Code katas provide an opportunity to practice our software development skills, recognize patterns, and learn how to apply practices. In general, we professional software engineers don’t spend enough time practicing. Code katas are one way we can practice. The Parrot Kata is based on a code sample in Martin Fowler’s Refactoring book. It is inspired by Monty Python’s Flying Circus Dead Parrot sketch.
The Parrot Kata introduces the Switch Statement smell as described by the Refactoring book. In this video, I describe the kata and demonstrate two refactorings (also defined in the Refactoring book) to remove the code smell. We’ll start with Replace Type Code with Subclasses to establish the class hierarchy infrastructure. Then we’ll move on to the Replace Conditional with Polymorphism refactoring to eliminate the Switch Statement code smell.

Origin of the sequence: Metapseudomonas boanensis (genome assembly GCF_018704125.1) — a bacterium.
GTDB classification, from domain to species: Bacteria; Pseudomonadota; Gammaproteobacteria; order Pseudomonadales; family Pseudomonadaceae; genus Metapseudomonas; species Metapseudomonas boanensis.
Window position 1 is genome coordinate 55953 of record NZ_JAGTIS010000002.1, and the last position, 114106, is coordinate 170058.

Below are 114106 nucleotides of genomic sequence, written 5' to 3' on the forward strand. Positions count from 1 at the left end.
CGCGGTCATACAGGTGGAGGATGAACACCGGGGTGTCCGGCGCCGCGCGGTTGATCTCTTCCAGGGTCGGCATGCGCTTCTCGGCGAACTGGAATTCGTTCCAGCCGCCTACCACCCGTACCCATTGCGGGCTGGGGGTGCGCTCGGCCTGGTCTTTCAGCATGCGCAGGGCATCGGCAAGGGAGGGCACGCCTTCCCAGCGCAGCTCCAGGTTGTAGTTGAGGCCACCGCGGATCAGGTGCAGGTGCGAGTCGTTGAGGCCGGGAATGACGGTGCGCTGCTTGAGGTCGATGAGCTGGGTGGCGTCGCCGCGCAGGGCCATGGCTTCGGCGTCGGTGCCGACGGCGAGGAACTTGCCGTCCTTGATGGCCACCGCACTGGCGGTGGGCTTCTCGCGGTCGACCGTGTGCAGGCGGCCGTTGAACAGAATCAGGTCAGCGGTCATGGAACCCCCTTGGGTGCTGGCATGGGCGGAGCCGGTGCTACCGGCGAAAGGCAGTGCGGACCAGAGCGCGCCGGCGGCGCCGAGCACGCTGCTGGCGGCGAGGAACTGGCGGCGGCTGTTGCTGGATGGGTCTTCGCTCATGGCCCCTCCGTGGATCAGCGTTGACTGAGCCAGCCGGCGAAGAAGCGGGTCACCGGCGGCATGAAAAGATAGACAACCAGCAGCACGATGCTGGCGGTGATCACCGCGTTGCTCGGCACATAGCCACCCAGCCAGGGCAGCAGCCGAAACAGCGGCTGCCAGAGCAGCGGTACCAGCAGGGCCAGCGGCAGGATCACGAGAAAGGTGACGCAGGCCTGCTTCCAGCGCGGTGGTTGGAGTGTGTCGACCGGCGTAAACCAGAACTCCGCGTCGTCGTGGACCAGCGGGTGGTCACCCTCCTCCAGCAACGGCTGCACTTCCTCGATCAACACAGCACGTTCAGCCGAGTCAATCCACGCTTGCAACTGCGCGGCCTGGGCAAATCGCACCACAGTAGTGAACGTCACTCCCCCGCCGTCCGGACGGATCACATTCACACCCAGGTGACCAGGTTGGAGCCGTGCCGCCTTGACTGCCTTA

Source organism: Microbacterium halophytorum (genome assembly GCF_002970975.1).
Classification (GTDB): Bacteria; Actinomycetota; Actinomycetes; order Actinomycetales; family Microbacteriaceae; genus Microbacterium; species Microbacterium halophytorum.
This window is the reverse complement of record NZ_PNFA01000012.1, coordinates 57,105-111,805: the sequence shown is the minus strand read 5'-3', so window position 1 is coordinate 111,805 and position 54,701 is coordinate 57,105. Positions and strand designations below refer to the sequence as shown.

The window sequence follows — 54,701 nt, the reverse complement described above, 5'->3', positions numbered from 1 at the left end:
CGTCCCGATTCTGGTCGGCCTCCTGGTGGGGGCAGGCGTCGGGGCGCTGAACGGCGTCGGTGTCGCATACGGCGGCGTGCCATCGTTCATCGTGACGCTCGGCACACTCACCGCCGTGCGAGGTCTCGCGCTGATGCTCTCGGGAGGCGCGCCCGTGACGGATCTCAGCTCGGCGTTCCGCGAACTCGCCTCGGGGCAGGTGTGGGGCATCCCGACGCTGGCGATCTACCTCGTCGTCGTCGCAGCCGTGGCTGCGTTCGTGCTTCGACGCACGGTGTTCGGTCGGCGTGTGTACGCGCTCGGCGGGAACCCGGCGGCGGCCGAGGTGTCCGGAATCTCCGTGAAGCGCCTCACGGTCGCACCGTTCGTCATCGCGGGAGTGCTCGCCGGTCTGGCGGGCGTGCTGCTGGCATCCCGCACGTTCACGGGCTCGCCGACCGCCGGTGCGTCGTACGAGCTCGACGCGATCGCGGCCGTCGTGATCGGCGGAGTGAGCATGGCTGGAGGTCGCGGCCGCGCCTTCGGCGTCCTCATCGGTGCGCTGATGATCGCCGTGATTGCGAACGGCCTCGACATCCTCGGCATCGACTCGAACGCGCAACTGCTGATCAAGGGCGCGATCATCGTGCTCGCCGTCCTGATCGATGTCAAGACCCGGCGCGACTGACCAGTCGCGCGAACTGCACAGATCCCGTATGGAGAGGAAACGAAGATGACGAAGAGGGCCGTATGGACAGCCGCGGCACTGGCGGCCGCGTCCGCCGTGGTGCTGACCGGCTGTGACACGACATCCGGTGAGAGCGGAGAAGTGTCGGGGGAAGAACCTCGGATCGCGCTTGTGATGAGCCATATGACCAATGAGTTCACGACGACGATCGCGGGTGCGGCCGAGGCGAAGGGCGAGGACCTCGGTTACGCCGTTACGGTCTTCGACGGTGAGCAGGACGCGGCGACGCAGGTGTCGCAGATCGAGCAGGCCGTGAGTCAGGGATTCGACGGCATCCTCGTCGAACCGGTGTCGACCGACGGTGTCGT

I use Java for this exercise but the Parrot Kata code repository has projects for many programming languages. If you like the video reach out to me and let me know. I plan on providing more coding content on my blog in the future.